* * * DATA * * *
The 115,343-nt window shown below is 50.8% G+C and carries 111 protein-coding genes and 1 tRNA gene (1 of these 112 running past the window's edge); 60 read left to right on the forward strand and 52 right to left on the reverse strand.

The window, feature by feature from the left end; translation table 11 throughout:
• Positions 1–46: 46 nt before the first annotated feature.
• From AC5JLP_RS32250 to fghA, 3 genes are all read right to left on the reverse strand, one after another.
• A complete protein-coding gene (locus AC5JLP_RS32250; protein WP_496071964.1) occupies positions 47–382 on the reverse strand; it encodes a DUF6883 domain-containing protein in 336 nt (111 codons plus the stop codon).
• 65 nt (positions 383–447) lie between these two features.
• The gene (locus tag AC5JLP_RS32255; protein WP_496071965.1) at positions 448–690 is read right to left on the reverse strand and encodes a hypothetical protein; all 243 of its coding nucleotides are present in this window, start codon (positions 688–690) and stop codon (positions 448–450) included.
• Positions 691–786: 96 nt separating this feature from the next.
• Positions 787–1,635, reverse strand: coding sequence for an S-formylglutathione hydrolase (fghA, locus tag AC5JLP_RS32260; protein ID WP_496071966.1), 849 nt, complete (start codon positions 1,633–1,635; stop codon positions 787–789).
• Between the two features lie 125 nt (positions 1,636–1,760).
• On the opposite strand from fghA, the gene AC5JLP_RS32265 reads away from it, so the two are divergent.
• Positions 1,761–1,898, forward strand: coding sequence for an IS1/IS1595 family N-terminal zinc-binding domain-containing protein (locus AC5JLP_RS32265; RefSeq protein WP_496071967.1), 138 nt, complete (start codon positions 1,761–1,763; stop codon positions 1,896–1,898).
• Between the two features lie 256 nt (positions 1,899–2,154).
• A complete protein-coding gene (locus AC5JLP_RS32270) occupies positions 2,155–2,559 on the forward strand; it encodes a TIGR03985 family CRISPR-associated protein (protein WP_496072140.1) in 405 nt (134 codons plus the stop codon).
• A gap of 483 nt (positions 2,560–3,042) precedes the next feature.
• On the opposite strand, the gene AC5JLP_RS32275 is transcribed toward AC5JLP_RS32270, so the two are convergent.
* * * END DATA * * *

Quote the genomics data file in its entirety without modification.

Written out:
The 115,343-nt window shown below is 50.8% G+C and carries 111 protein-coding genes and 1 tRNA gene (1 of these 112 running past the window's edge); 60 read left to right on the forward strand and 52 right to left on the reverse strand.

The window, feature by feature from the left end; translation table 11 throughout:
• Positions 1–46: 46 nt before the first annotated feature.
• From AC5JLP_RS32250 to fghA, 3 genes are all read right to left on the reverse strand, one after another.
• A complete protein-coding gene (locus AC5JLP_RS32250; protein WP_496071964.1) occupies positions 47–382 on the reverse strand; it encodes a DUF6883 domain-containing protein in 336 nt (111 codons plus the stop codon).
• 65 nt (positions 383–447) lie between these two features.
• The gene (locus tag AC5JLP_RS32255; protein WP_496071965.1) at positions 448–690 is read right to left on the reverse strand and encodes a hypothetical protein; all 243 of its coding nucleotides are present in this window, start codon (positions 688–690) and stop codon (positions 448–450) included.
• Positions 691–786: 96 nt separating this feature from the next.
• Positions 787–1,635, reverse strand: coding sequence for an S-formylglutathione hydrolase (fghA, locus tag AC5JLP_RS32260; protein ID WP_496071966.1), 849 nt, complete (start codon positions 1,633–1,635; stop codon positions 787–789).
• Between the two features lie 125 nt (positions 1,636–1,760).
• On the opposite strand from fghA, the gene AC5JLP_RS32265 reads away from it, so the two are divergent.
• Positions 1,761–1,898, forward strand: coding sequence for an IS1/IS1595 family N-terminal zinc-binding domain-containing protein (locus AC5JLP_RS32265; RefSeq protein WP_496071967.1), 138 nt, complete (start codon positions 1,761–1,763; stop codon positions 1,896–1,898).
• Between the two features lie 256 nt (positions 1,899–2,154).
• A complete protein-coding gene (locus AC5JLP_RS32270) occupies positions 2,155–2,559 on the forward strand; it encodes a TIGR03985 family CRISPR-associated protein (protein WP_496072140.1) in 405 nt (134 codons plus the stop codon).
• A gap of 483 nt (positions 2,560–3,042) precedes the next feature.
• On the opposite strand, the gene AC5JLP_RS32275 is transcribed toward AC5JLP_RS32270, so the two are convergent.